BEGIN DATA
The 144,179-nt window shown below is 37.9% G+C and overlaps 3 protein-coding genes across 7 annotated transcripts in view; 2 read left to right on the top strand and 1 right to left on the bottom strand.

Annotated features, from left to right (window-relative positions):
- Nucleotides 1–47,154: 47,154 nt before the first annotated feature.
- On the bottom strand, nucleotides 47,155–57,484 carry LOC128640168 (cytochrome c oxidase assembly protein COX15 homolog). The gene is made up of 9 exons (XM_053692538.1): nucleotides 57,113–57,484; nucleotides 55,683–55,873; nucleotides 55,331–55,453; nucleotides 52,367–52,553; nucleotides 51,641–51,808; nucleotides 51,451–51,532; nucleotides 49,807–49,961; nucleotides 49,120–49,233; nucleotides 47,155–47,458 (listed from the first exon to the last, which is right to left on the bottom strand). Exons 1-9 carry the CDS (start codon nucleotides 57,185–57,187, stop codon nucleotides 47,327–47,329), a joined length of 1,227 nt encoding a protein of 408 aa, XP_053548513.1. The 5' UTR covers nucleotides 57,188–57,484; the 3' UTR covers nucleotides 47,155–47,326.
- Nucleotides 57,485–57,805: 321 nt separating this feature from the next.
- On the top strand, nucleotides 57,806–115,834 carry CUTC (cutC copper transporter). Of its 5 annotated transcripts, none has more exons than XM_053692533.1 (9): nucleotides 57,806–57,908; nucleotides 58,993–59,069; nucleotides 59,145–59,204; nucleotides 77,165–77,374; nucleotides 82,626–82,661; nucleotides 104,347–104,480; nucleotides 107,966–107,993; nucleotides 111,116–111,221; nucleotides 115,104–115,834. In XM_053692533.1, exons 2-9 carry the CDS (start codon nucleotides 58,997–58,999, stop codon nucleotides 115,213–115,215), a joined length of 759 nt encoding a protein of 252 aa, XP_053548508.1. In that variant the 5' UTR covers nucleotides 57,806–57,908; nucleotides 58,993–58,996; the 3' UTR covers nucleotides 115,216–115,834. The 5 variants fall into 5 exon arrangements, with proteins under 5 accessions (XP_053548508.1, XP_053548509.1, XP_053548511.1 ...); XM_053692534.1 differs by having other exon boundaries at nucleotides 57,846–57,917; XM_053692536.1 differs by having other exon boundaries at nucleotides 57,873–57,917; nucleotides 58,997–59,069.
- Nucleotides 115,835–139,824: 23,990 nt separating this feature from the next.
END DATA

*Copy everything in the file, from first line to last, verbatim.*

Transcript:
The 144,179-nt window shown below is 37.9% G+C and overlaps 3 protein-coding genes across 7 annotated transcripts in view; 2 read left to right on the top strand and 1 right to left on the bottom strand.

Annotated features, from left to right (window-relative positions):
- Nucleotides 1–47,154: 47,154 nt before the first annotated feature.
- On the bottom strand, nucleotides 47,155–57,484 carry LOC128640168 (cytochrome c oxidase assembly protein COX15 homolog). The gene is made up of 9 exons (XM_053692538.1): nucleotides 57,113–57,484; nucleotides 55,683–55,873; nucleotides 55,331–55,453; nucleotides 52,367–52,553; nucleotides 51,641–51,808; nucleotides 51,451–51,532; nucleotides 49,807–49,961; nucleotides 49,120–49,233; nucleotides 47,155–47,458 (listed from the first exon to the last, which is right to left on the bottom strand). Exons 1-9 carry the CDS (start codon nucleotides 57,185–57,187, stop codon nucleotides 47,327–47,329), a joined length of 1,227 nt encoding a protein of 408 aa, XP_053548513.1. The 5' UTR covers nucleotides 57,188–57,484; the 3' UTR covers nucleotides 47,155–47,326.
- Nucleotides 57,485–57,805: 321 nt separating this feature from the next.
- On the top strand, nucleotides 57,806–115,834 carry CUTC (cutC copper transporter). Of its 5 annotated transcripts, none has more exons than XM_053692533.1 (9): nucleotides 57,806–57,908; nucleotides 58,993–59,069; nucleotides 59,145–59,204; nucleotides 77,165–77,374; nucleotides 82,626–82,661; nucleotides 104,347–104,480; nucleotides 107,966–107,993; nucleotides 111,116–111,221; nucleotides 115,104–115,834. In XM_053692533.1, exons 2-9 carry the CDS (start codon nucleotides 58,997–58,999, stop codon nucleotides 115,213–115,215), a joined length of 759 nt encoding a protein of 252 aa, XP_053548508.1. In that variant the 5' UTR covers nucleotides 57,806–57,908; nucleotides 58,993–58,996; the 3' UTR covers nucleotides 115,216–115,834. The 5 variants fall into 5 exon arrangements, with proteins under 5 accessions (XP_053548508.1, XP_053548509.1, XP_053548511.1 ...); XM_053692534.1 differs by having other exon boundaries at nucleotides 57,846–57,917; XM_053692536.1 differs by having other exon boundaries at nucleotides 57,873–57,917; nucleotides 58,997–59,069.
- Nucleotides 115,835–139,824: 23,990 nt separating this feature from the next.